The Chessmen of Mars

By Edgar Rice Burroughs

Page 190

may transpire, in the knowledge that there is yet a
way and that if all goes well we shall be freed at last. Look for me in
the throne room of O-Tar the night that he would wed you. And now, how
may we dispose of this fellow?" He pointed to the dead eunuch upon the
floor.

"We need not concern ourselves about that," she replied. "None dares
harm me for fear of the wrath of O-Tar--otherwise I should have been
dead so soon as ever I entered this portion of the palace, for the
women hate me. O-Tar alone may punish me, and what cares O-Tar for the
life of a eunuch? No, fear not upon this score."

Their hands were clasped between the bars and now Gahan drew her nearer
to him.

"One kiss," he said, "before I go, my princess," and the proud daughter
of Dejah Thoris, Princess of Helium, and The Warlord of Barsoom
whispered: "My chieftain!" and pressed her lips to the lips of Turan,
the common panthan.



CHAPTER XXII

AT THE MOMENT OF MARRIAGE

The silence of the tomb lay heavy about him as O-Tar, Jeddak of
Manator, opened his eyes in the chamber of O-Mai. Recollection of the
frightful apparition that had confronted him swept to his
consciousness. He listened, but heard naught. Within the range of his
vision there was nothing apparent that might cause alarm. Slowly he
lifted his head and looked about. Upon the floor beside the couch lay
the thing that had at first attracted his attention and his eyes closed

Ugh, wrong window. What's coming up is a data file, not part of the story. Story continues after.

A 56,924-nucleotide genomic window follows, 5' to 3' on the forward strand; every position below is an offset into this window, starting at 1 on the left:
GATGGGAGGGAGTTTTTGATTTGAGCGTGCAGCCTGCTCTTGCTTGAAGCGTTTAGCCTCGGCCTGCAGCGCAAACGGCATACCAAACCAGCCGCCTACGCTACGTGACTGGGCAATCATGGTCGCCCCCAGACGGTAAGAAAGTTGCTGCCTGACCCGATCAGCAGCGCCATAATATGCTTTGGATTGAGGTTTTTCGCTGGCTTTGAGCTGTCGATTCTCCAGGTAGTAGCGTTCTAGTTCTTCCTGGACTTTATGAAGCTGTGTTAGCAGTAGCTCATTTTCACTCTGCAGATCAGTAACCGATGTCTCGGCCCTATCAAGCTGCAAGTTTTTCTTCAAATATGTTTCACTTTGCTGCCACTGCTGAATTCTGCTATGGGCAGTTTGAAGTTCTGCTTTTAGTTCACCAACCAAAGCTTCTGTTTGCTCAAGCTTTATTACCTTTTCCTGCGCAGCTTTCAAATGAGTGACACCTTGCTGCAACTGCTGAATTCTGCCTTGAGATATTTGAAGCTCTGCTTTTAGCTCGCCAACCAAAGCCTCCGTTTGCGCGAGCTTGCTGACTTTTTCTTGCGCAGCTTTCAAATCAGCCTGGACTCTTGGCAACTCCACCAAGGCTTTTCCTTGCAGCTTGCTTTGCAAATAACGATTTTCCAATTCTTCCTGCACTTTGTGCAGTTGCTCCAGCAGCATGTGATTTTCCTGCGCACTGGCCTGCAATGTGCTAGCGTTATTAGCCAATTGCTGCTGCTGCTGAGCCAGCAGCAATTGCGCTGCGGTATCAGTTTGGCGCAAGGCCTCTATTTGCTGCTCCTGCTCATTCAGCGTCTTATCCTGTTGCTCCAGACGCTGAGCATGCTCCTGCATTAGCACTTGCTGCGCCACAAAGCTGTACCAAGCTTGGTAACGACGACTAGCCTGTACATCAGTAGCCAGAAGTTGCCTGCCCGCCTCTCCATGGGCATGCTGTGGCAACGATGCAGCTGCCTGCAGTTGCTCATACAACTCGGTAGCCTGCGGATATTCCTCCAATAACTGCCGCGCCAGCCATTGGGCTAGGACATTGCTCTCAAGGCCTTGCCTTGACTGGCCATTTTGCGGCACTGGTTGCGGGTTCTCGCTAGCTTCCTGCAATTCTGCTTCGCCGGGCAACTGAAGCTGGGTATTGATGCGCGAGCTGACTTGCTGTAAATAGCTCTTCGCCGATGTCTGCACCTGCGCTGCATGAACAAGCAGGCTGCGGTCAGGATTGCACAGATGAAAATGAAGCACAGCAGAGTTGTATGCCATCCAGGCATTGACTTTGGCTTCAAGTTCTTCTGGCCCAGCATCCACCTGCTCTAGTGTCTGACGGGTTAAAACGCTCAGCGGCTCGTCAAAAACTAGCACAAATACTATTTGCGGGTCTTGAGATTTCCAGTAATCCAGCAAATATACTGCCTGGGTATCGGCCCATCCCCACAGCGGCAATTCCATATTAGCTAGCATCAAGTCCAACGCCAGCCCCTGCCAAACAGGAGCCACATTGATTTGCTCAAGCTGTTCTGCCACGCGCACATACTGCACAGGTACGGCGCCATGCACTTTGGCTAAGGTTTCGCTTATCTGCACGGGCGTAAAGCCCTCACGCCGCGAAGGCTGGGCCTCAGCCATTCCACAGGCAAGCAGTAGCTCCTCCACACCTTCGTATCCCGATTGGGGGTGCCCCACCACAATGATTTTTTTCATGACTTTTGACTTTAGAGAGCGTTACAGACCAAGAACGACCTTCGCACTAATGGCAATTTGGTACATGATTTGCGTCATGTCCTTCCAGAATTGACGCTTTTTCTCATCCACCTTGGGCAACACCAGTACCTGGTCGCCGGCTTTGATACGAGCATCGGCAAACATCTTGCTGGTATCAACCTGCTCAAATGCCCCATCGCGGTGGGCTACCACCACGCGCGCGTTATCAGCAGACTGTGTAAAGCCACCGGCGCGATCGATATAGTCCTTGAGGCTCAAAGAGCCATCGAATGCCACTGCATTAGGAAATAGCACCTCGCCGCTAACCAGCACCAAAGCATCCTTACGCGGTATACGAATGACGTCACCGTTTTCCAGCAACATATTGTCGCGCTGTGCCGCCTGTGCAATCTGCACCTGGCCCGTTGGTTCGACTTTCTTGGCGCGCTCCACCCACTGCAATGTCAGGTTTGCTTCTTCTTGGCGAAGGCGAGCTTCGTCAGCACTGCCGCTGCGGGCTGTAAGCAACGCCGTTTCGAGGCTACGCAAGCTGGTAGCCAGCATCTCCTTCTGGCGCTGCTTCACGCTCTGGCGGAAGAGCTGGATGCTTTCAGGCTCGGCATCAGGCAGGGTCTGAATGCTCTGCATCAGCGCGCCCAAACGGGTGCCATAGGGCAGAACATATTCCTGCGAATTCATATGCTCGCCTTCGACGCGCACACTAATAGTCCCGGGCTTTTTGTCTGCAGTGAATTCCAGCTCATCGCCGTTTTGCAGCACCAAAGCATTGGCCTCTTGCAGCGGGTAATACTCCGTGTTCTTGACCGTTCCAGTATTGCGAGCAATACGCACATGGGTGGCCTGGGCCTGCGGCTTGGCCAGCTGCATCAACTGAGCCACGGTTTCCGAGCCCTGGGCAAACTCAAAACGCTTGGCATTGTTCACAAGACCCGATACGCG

in terror as he recognized it for what it was; but it moved not, nor
spoke. O-Tar opened his eyes again and rose to his feet. He was
trembling in every limb. There was nothing on the dais from which he
had seen the thing arise.

O-Tar backed slowly from the room. At last he gained the outer
corridor. It was empty. He did not know that it had emptied rapidly as
the loud scream with which his own had mingled had broken upon the
startled ears of the warriors who had been sent to spy upon him. He
looked at the timepiece set in a massive bracelet upon his left
forearm. The ninth zode was nearly half gone. O-Tar had lain for an
hour unconscious. He had spent an hour in the chamber of O-Mai and he
was not dead! He had looked upon the face of his predecessor and was
still sane! He shook himself and smiled. Rapidly he subdued his
rebelliously shaking nerves, so that by the time he reached the
tenanted portion of

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